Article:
Another club started from scratch is FC United of Manchester (FCUM), which was set up by fans in protest at price hikes following the debt-laden takeover of Manchester United by Malcolm Glazer in 2005. FCUM’s manifesto emphasises democratic decision-making, anti-discrimination and anti-capitalist commitments such as to “strive wherever possible to avoid outright commercialism”[xiv]. The team’s shirt bears no sponsorship logo, and the club have experimented with allowing fans to set their own price for their season ticket. This allows supporters to take collective responsibility for club finances so that prices better reflect ability to pay, and interestingly has seen a rise in the average price paid for season tickets[xv]. As the anarchist magazine Organise! notes, the fact that several of the club’s supporters have been targeted by the fascist Redwatch website is a positive sign indeed!
Perhaps worryingly, even the Tories and Lib-Dems are now in favour of fan-ownership, with their 2010 coalition agreement mildly committing to “support the co-operative ownership of football clubs by their supporters”[xvi]. Right-wing co-option of co-operatives in this instance expresses an acceptance of grassroots involvement in culture on the grounds that such activity is isolated from a broader critique of corporate interests in the so-called real economy. This division between the cultural and the economic, however, is here misplaced. The owner of Hull City FC, for example, states that his aim is to “manage the club for the benefit of the community”[xvii], and thus claims that the interests of profit-seeking enterprises and community activity coincide. The very same argument is repeated as a mantra by the political class whenever they attempt to justify the privatisation of public services or their failure to stand-up to the banking and utility industries. Popular challenges to the corporate control and governance of football therefore have the potential to encourage similar critiques elsewhere, which truly would set the world in motion[xviii].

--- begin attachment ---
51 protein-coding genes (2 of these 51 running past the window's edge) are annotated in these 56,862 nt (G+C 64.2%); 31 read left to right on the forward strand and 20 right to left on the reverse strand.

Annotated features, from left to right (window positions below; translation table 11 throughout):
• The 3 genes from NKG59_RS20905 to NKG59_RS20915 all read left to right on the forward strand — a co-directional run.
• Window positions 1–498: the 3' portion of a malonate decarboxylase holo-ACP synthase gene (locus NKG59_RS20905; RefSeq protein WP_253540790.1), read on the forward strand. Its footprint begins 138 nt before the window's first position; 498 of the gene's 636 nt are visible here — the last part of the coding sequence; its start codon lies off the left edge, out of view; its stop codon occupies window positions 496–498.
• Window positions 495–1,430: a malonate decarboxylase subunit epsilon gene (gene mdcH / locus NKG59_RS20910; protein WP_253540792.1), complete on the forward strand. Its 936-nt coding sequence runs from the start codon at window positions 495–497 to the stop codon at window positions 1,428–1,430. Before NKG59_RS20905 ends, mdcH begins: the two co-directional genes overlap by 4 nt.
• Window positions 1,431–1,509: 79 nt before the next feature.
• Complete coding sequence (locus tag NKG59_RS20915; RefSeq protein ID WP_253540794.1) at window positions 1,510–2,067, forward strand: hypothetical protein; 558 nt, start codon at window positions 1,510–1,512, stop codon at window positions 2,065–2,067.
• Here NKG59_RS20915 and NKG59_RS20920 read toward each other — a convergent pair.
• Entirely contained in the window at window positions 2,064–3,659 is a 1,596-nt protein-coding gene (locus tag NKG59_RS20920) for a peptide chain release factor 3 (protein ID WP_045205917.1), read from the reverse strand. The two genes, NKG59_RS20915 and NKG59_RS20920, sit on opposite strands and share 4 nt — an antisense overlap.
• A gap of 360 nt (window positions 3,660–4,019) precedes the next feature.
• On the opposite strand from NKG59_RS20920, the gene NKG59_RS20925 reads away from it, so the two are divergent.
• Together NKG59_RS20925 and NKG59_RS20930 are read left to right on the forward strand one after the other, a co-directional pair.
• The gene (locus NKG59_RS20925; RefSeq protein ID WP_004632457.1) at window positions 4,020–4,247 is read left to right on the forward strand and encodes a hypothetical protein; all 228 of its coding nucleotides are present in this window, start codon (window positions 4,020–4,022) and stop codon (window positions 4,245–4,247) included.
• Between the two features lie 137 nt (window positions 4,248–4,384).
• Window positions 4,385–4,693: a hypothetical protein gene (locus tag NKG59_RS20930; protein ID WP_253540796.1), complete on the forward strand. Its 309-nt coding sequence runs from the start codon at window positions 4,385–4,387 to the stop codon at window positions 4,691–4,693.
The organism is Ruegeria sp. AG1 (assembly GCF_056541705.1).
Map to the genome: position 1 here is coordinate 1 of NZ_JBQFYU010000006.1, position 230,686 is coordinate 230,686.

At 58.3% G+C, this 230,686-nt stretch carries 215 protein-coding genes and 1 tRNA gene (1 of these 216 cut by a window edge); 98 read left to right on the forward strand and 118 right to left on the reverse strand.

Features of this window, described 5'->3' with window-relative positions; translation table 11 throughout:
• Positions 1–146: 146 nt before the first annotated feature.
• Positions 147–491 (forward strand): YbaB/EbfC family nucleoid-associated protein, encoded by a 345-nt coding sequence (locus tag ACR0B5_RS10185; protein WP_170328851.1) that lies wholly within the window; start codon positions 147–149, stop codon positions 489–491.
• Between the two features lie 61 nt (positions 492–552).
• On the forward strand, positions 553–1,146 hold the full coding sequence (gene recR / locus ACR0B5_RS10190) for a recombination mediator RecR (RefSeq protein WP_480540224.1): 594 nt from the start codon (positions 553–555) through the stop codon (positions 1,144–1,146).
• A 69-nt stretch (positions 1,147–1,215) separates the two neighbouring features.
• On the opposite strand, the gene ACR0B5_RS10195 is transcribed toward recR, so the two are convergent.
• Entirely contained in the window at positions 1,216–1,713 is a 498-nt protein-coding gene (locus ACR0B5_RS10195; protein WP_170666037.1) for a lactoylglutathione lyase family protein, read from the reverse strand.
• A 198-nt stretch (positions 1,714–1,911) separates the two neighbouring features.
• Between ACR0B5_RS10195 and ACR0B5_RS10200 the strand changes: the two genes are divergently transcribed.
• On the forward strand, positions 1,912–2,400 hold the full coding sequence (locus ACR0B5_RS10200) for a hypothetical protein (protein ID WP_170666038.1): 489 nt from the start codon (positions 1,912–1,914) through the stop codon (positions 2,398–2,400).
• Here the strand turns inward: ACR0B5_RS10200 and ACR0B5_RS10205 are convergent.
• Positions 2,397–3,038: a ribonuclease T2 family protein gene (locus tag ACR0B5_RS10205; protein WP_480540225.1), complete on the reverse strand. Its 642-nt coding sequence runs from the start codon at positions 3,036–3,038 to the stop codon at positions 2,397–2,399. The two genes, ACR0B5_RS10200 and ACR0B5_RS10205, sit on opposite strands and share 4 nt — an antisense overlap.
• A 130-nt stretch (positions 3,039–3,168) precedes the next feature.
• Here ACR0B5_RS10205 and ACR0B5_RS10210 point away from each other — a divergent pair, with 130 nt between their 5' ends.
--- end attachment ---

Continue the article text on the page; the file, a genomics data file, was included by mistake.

[iv] Paul Willis, Cultural Commodities, and Collective Sport Fandom: http://journals.humankinetics.com/AcuCustom/Sitename/Documents/DocumentItem/5617.pdf
[vi] Alex Niven, Folk Opposition, pg. 66
[xi]Anarchist Federation, Organise!, pg. 12: http://flag.blackened.net/af/org/org71.pdf
[xii]FC St. Pauli is a club from Hamburg whose supporters are renowned for their anti-racist, anti-fascist, anti-homophobic and anti-sexist culture.